Book Review: ‘The Stranger’

Romance, murder, and a death sentence … no, this isn’t the newest episode of “Law and Order,” it’s just a taste of what you will find in Albert Camus’s “The Stranger.” “The Stranger” is the story of a French Algerian man named Meursault who (spoiler alert) murders a man he hardly even knows. Meursault is a man who lets life happen to him. He doesn’t create meaningful connections with anyone and spends his days isolated in his small apartment. Even the death and funeral of his own mother is described as a bore for Meursault. However, his situation abruptly changes when he befriends his next door neighbor, Raymond, who is rumored to be a pimp. Meursault is pulled into Raymond’s personal biddings. This friendship is what presents Meursault with an opportunity for murder. The brother of one of the women Raymond abused is his unfortunate victim. Although Meursault’s desire for control is absent in the rest of the novel, his decision to pull the trigger is, ironically, the only moment Meursault seems feel like he is actually living.

Camus’s novel is a criticism of the absurd. Meursault is greatly troubled by the meaninglessness of life. He believes that the world has no logic and is happy to be sentenced to death as a way to leave it all behind. In its short 159 pages, the novel also presents important insight into the mind of a psychopath. Meursault isn’t capable of sympathy for others and is able to murder a man in cold blood. His detachment from other people and even from his own life show how Meursault really is a stranger to the world around him.
Since its publishing in 1941, “The Stranger” has received mixed reviews from critics. Some believe that Camus achieved great profoundness through the ideas in his novel. Others believe that his simple plot and shallow supporting characters did not do justice to the philosophical novel. After reading “The Stranger” myself, I can see how it appears to need revision. I had to read through a seemingly normal funeral, movie date, and day at the beach before the deeper meaning of the novel started coming into place. However, this doesn’t mean Camus’s writing was flawed. On the contrary, this depiction of everyday life was what drove home the criticism of the absurd within the novel, presenting life as boring and repetitive. Unfortunately, this also means that much of the novel is equally as boring and repetitive. Despite this, I would encourage everyone to read “The Stranger” at least once. It is one of those books that will stick in your head weeks after you read it, and that is the kind of book you don’t want to miss out on.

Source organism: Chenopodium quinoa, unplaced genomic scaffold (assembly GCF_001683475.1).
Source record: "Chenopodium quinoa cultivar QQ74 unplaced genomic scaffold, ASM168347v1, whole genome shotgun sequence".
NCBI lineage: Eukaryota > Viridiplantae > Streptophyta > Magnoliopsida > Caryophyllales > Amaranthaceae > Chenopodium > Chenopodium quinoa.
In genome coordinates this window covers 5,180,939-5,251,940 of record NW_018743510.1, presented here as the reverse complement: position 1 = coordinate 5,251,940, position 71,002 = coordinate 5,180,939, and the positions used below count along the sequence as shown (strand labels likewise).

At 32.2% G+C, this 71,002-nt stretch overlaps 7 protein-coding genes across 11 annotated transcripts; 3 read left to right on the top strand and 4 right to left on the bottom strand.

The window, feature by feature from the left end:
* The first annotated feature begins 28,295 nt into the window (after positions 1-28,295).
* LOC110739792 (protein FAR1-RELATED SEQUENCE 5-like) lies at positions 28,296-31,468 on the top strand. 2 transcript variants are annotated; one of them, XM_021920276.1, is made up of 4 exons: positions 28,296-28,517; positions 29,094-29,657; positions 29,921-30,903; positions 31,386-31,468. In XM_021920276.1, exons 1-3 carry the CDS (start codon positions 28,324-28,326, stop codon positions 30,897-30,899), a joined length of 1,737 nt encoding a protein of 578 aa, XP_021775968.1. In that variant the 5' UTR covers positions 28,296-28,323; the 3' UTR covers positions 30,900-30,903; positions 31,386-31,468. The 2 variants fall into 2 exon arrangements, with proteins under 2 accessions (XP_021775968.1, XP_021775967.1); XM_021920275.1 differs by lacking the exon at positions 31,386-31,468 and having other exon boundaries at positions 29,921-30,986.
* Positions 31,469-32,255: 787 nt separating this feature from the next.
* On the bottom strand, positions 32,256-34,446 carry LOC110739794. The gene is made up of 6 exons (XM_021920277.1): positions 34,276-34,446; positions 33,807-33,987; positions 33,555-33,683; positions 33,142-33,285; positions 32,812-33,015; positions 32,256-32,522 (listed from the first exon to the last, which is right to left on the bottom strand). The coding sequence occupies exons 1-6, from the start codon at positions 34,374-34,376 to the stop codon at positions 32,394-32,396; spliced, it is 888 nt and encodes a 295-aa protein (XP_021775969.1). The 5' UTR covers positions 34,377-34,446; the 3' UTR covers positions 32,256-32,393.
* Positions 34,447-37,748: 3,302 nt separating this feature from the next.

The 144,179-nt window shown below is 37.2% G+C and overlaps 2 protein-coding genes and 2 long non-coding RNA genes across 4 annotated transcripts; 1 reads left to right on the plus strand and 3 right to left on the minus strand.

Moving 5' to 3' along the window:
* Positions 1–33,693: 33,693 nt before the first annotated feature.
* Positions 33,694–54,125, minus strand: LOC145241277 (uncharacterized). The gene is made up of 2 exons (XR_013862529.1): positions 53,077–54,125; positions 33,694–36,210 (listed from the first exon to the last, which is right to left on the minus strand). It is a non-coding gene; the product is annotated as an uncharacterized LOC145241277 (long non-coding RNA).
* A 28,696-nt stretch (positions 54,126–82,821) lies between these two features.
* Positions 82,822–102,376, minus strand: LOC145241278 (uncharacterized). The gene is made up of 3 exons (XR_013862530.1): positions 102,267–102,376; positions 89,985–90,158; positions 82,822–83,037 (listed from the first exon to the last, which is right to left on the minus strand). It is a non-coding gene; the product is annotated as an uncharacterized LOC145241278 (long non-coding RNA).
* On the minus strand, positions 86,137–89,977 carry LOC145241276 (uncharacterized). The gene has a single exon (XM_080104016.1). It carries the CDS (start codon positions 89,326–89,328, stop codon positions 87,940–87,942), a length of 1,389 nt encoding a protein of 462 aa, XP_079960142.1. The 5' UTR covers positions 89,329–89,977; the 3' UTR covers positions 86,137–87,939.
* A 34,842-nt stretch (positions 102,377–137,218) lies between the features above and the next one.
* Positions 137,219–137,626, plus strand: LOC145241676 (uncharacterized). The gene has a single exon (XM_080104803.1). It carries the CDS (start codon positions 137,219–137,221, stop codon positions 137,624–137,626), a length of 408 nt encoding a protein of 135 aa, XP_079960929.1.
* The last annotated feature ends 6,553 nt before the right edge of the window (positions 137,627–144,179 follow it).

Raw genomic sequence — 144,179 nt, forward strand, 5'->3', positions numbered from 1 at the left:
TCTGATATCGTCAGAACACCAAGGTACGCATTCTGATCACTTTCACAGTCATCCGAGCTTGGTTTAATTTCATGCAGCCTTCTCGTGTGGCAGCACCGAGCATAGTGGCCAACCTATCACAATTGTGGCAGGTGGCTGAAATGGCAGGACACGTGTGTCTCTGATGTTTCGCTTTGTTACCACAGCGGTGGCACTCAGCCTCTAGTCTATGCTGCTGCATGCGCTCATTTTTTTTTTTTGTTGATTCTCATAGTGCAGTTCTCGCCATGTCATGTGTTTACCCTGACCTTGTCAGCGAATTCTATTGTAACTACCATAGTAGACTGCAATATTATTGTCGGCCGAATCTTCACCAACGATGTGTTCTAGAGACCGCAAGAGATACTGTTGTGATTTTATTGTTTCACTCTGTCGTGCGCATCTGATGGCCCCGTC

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Erin Peters is a staff writer for The Lorian.

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